Read More

Alberta government considering immigration changes during pandemic: CBC Interviews Canada Immigration Lawyer Evelyn Ackah

Ackah said as a result of the coronavirus pandemic, prospective immigrants are contacting her from China and India. They're interested in buying and running businesses in Canada. ...

Read More

Are Canadian Foreign Workers Entitled to Employment Insurance and CERB Benefits?

Hermie Abraham Are you an immigrant living or working in Canada who has been hurt by the economic fallout? At Ackah Law, we are committed to helping Canadian immigrants and employers ...

Read More

Pivot and Thrive: Guidance for Employers of Foreign Workers and Essential Post-COVID Planning

As Canadian businesses prepare for the end to the COVID lockdown and a gradual return to business, employers with foreign workers have unique considerations and issues to make sure ...

Read More

Pivot and Thrive: Canada Prepares to Get Back to Work

What Can Companies Do NOW To Prepare for Post-Lockdown Business Immigration? Business immigration changed overnight in March due to social distancing and self-quarantine regulations ...

Read More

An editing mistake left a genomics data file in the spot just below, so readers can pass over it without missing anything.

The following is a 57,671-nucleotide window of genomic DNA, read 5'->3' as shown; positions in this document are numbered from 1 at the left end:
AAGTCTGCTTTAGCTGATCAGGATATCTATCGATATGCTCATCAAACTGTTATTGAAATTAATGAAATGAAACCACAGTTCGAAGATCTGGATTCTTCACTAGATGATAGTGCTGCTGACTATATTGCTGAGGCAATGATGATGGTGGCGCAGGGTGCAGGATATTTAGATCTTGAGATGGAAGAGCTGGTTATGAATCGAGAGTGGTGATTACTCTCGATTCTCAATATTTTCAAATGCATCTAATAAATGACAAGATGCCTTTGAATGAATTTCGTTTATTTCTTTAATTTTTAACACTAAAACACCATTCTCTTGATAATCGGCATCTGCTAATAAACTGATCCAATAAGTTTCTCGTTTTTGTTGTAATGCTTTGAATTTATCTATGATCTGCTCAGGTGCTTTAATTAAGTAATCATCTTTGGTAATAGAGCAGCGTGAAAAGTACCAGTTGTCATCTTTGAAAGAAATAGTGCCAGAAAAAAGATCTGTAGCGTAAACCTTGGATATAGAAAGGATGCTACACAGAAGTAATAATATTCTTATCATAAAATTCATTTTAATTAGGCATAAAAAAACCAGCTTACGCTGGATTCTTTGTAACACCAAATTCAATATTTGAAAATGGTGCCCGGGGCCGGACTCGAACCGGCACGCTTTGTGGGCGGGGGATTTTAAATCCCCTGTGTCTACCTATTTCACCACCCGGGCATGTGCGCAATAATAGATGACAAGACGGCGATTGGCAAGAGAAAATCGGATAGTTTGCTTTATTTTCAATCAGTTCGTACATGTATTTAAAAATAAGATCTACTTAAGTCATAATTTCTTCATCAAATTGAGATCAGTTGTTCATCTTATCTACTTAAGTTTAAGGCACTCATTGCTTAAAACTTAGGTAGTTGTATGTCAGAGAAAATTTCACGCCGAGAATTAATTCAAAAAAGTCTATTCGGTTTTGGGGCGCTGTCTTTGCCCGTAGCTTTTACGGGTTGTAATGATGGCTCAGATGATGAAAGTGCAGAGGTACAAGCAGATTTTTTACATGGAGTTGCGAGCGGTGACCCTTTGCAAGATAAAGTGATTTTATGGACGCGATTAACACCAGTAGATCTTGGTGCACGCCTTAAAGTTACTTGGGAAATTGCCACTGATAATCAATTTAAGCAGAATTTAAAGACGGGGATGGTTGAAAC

WATCH: Everything You Need to Know About Being a Foreign Worker During the COVID Pandemic

The current COVID-19 pandemic is affecting temporary foreign workers in a unique way. What happens when a work permit expires during this time? How does a lay-off affect a foreign ...

Read More

Featured Resource

Calculate Your Express Entry Score

Are you qualified to move to Canada? Express Entry is Canada's skilled-worker immigration application process for high-skilled foreign workers and international students who ...

View Resource

It is hard enough in the normal course of business to obtain permanent resident status in Canada. Imagine the difficulty in gaining that status with a 36 year old developmentally disabled daughter. That was our experience. My husband had been recruited for the C.E.O. position at the Calgary Public Library. Even the process to obtain temporary work permits for all three of our family members took some time and effort. The Ackah Firm was with us every step of the way. They gave us good advice, managed the paperwork and kept my husband’s employer informed. They were also proactive by insisting that we get on with the process of permanent residency in a timely fashion. Again their experience and knowledge paid off. They utilized other legal expertise to make a case that our daughter would not be a burden to the Country or the Province. They were respectful of our point of view that despite her disabilities she had always been an active and engaged member of the community. We were pleased that permanent residence for parents and child came through fully six months before the temporary status expired.

– Margaret and Bill Ptacek

View All Testimonials